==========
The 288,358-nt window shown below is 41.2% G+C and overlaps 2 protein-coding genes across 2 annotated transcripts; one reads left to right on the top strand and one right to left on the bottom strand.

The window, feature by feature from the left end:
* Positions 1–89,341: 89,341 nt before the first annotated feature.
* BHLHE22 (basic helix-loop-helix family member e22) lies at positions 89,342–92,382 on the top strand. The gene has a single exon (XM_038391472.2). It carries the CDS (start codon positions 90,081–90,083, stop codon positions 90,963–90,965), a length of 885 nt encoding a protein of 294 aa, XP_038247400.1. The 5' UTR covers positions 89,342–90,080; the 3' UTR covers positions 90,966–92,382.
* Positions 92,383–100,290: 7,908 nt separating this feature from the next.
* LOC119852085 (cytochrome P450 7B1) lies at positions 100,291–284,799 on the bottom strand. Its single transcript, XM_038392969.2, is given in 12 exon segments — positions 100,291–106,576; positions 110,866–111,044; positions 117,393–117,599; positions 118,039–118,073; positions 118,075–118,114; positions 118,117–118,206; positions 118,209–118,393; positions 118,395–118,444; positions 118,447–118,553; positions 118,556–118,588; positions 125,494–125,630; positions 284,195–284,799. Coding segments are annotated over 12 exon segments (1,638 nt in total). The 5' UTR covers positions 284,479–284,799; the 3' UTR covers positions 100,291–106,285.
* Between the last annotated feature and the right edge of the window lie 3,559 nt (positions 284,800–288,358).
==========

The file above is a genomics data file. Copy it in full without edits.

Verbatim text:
The 288,358-nt window shown below is 41.2% G+C and overlaps 2 protein-coding genes across 2 annotated transcripts; one reads left to right on the top strand and one right to left on the bottom strand.

The window, feature by feature from the left end:
* Positions 1–89,341: 89,341 nt before the first annotated feature.
* BHLHE22 (basic helix-loop-helix family member e22) lies at positions 89,342–92,382 on the top strand. The gene has a single exon (XM_038391472.2). It carries the CDS (start codon positions 90,081–90,083, stop codon positions 90,963–90,965), a length of 885 nt encoding a protein of 294 aa, XP_038247400.1. The 5' UTR covers positions 89,342–90,080; the 3' UTR covers positions 90,966–92,382.
* Positions 92,383–100,290: 7,908 nt separating this feature from the next.
* LOC119852085 (cytochrome P450 7B1) lies at positions 100,291–284,799 on the bottom strand. Its single transcript, XM_038392969.2, is given in 12 exon segments — positions 100,291–106,576; positions 110,866–111,044; positions 117,393–117,599; positions 118,039–118,073; positions 118,075–118,114; positions 118,117–118,206; positions 118,209–118,393; positions 118,395–118,444; positions 118,447–118,553; positions 118,556–118,588; positions 125,494–125,630; positions 284,195–284,799. Coding segments are annotated over 12 exon segments (1,638 nt in total). The 5' UTR covers positions 284,479–284,799; the 3' UTR covers positions 100,291–106,285.
* Between the last annotated feature and the right edge of the window lie 3,559 nt (positions 284,800–288,358).